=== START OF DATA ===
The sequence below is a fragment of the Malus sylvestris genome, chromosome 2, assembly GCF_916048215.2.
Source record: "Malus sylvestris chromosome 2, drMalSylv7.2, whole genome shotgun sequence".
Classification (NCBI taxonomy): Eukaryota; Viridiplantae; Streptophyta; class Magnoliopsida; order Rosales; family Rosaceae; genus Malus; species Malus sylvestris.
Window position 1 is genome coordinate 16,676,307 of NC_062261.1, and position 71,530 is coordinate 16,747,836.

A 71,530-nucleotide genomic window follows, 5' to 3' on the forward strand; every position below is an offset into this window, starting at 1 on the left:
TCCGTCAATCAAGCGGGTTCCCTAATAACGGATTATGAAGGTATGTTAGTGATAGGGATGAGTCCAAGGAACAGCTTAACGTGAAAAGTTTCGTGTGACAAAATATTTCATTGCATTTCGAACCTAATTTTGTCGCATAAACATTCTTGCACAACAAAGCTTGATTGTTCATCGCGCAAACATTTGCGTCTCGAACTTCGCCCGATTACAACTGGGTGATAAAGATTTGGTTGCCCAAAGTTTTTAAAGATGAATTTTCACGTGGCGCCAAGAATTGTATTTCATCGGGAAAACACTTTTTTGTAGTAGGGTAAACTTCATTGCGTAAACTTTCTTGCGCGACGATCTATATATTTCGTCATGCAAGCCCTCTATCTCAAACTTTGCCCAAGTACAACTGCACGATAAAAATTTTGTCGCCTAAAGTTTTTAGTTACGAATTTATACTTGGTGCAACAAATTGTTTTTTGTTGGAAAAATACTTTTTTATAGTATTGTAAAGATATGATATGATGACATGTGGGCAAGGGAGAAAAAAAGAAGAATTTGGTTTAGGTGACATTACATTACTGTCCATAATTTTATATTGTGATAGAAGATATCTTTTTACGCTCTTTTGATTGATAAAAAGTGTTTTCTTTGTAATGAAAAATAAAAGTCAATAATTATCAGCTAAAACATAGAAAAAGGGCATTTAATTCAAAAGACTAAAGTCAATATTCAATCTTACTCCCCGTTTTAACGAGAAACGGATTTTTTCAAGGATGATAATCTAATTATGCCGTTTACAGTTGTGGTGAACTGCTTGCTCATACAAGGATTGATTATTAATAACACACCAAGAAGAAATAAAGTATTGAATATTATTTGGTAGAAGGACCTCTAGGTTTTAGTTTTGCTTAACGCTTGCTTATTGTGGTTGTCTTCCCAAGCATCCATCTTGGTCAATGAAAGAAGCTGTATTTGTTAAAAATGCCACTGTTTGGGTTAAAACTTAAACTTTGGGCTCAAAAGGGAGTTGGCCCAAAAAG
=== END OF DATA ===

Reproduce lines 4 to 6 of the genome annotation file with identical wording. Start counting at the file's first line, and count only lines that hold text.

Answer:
Window position 1 is genome coordinate 16,676,307 of NC_062261.1, and position 71,530 is coordinate 16,747,836.

A 71,530-nucleotide genomic window follows, 5' to 3' on the forward strand; every position below is an offset into this window, starting at 1 on the left:
TCCGTCAATCAAGCGGGTTCCCTAATAACGGATTATGAAGGTATGTTAGTGATAGGGATGAGTCCAAGGAACAGCTTAACGTGAAAAGTTTCGTGTGACAAAATATTTCATTGCATTTCGAACCTAATTTTGTCGCATAAACATTCTTGCACAACAAAGCTTGATTGTTCATCGCGCAAACATTTGCGTCTCGAACTTCGCCCGATTACAACTGGGTGATAAAGATTTGGTTGCCCAAAGTTTTTAAAGATGAATTTTCACGTGGCGCCAAGAATTGTATTTCATCGGGAAAACACTTTTTTGTAGTAGGGTAAACTTCATTGCGTAAACTTTCTTGCGCGACGATCTATATATTTCGTCATGCAAGCCCTCTATCTCAAACTTTGCCCAAGTACAACTGCACGATAAAAATTTTGTCGCCTAAAGTTTTTAGTTACGAATTTATACTTGGTGCAACAAATTGTTTTTTGTTGGAAAAATACTTTTTTATAGTATTGTAAAGATATGATATGATGACATGTGGGCAAGGGAGAAAAAAAGAAGAATTTGGTTTAGGTGACATTACATTACTGTCCATAATTTTATATTGTGATAGAAGATATCTTTTTACGCTCTTTTGATTGATAAAAAGTGTTTTCTTTGTAATGAAAAATAAAAGTCAATAATTATCAGCTAAAACATAGAAAAAGGGCATTTAATTCAAAAGACTAAAGTCAATATTCAATCTTACTCCCCGTTTTAACGAGAAACGGATTTTTTCAAGGATGATAATCTAATTATGCCGTTTACAGTTGTGGTGAACTGCTTGCTCATACAAGGATTGATTATTAATAACACACCAAGAAGAAATAAAGTATTGAATATTATTTGGTAGAAGGACCTCTAGGTTTTAGTTTTGCTTAACGCTTGCTTATTGTGGTTGTCTTCCCAAGCATCCATCTTGGTCAATGAAAGAAGCTGTATTTGTTAAAAATGCCACTGTTTGGGTTAAAACTTAAACTTTGGGCTCAAAAGGGAGTTGGCCCAAAAAG